Prerequisite(s): MUS-2610.
MUS-3450  Music History II  (4 semester hours)  

A continuation of MUS-3410, this class is a study of the development of Western Art Music during the Classical and Romantic eras. Attention will be placed on the relationship of music to the artistic, historical and social trends of each era. Emphasis will be placed on the ability to analyze, evaluate and communicate, both verbally and in writing, about music history and literature through listening and the reading of primary and secondary texts.

Prerequisite(s): MUS-2610.
MUS-3500  Applied Conducting  (0.5-1 semester hours)  

This course is organized as an applied lesson in conducting. The student will get highly individualized feedback and instruction on the finer points of conducting, while still developing conducting skills from the student's starting point and attempting to take further his or her conducting potential. In the practice of the spiral curriculum, all conducting skills will be revisited to hone them to a sharper edge, a higher level of proficiency. These skills will be put into use in the conducting practicum for a hands-on approach to the art. Literature will be approached in a seminar fashion, with students making frequent presentations of research on assigned topics.

Prerequisite(s): MUS-3400.
MUS-3510  Music History III  (4 semester hours)  

Music History III is an integrative study of the history and theory of Art Music since 1900. This course will explore the historical, sociological, philosophical and aesthetic contexts of music in the 20th century and beyond through an examination of compositional methods and materials, history, critical listening and research. Additional study of World Music is included.

Prerequisite(s): MUS-2610.
MUS-4030  Advanced Applied Voice  (1 semester hours)  

This course is primarily intended for music majors. Highly motivated advanced non-majors can be admitted with instructor permission. Singers work with an instructor to accomplish upper level literature and advanced concepts in musical style and interpretation. Students will gain advanced vocal techniques and repertoire ranging throughout all style periods and in foreign languages. Performance on Studio Class, Student Recital and a final jury examination are required. Attendance will be required at live concerts, some of which may be off-campus and/or evenings with additional ticket charges. This course may be repeated for credit. A maximum of 8 semester hours of MUS-4030 may be counted toward graduation. Permission of the instructor required based on successful passage of the sophomore jury.

Corequisite(s): MUS-1910.
MUS-4100  Vocal Pedagogy  (2 semester hours)  

This course is designed to help students: 1) develop a working knowledge of the anatomy and function of the vocal mechanism and how it relates to specific vocal problems, 2) develop their own teaching philosophy and style by exposing them to a variety of pedagogical methodologies, 3) become acquainted with appropriate teaching repertoire and resources. Laboratory teaching will be utilized to give the students hands-on experience.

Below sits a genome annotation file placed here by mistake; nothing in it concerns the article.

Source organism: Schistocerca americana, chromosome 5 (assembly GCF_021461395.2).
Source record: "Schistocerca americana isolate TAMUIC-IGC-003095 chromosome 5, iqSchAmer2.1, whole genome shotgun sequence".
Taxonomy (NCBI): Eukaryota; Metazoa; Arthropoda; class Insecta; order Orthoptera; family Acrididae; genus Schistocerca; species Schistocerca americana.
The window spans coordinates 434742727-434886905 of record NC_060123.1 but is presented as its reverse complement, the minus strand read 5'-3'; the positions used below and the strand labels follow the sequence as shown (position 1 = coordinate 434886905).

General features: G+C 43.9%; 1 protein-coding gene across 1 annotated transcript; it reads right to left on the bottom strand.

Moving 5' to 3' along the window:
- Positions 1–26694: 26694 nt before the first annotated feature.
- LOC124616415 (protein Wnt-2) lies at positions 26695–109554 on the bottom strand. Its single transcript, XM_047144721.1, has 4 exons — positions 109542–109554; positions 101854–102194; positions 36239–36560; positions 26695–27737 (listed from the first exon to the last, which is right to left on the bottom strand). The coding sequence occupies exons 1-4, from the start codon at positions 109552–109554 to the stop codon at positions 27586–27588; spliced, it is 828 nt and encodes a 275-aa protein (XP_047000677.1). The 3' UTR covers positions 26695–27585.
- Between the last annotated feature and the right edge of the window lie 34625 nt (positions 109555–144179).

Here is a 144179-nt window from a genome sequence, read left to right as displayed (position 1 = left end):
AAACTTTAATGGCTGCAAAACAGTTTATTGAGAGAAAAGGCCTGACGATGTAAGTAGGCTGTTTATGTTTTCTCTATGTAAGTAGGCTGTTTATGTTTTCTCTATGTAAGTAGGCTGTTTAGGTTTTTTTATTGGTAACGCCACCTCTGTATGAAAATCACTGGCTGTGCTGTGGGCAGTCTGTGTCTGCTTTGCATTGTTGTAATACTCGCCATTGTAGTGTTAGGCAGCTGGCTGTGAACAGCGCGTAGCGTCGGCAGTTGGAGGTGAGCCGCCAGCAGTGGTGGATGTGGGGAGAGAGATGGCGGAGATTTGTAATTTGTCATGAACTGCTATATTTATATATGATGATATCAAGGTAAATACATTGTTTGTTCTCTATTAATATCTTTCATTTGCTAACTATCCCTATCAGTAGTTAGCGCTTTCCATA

Prerequisite(s): Five semesters of applied vocal study.
MUS-4200  Advanced Applied Piano  (1 semester hours)  

Advanced Applied Piano lessons for music majors and minors is designed to instruct students in methods and techniques that polishes expressive performance skill and explores in greater detail the mastery of piano technique. The development of this high level of performance will be guided through the use of etudes, scales, arpeggios and exploration of compositional styles and advanced musical literature appropriate to the pianist's level. The student's repertoire will include standard compositions from across eras, genres and styles. Skill mastery will be demonstrated through performance in Studio Class, Student Recital, and final jury examination for music faculty. Permission of the instructor required based on successful passage of the sophomore jury.

MUS-4300  Piano Pedagogy  (2 semester hours)  

Piano Pedagogy is the study of principles and practices of music teaching focused on the piano. The discussion of methods and materials is followed by guided laboratory work with both class and private students. The course includes methods of teaching piano, appropriate materials and techniques for all levels.

Prerequisite(s): Five semesters of applied piano study.
MUS-4400  Audio Recording and the Business of Music  (2 semester hours)  

This course gives the student an introduction to important aspects of the music profession. Topics covered are basic sound recording techniques and principles, self- promotion, music advocacy, taxes for self-employed musicians, and music and the law.

Prerequisite(s): MUS-2610.
MUS-4990  Senior Recital/Capstone  (1 semester hours)  

This course is the final or penultimate course in the sequence of Applied Lessons depending on when the recital is scheduled during the senior year. The student will successfully perform a full recital from memory, unless accepted performance practice indicates usage of music. The student will research the music selected for performance and write program notes for the recital. Permission of instructor required.

Prerequisite(s): Six semesters of applied study.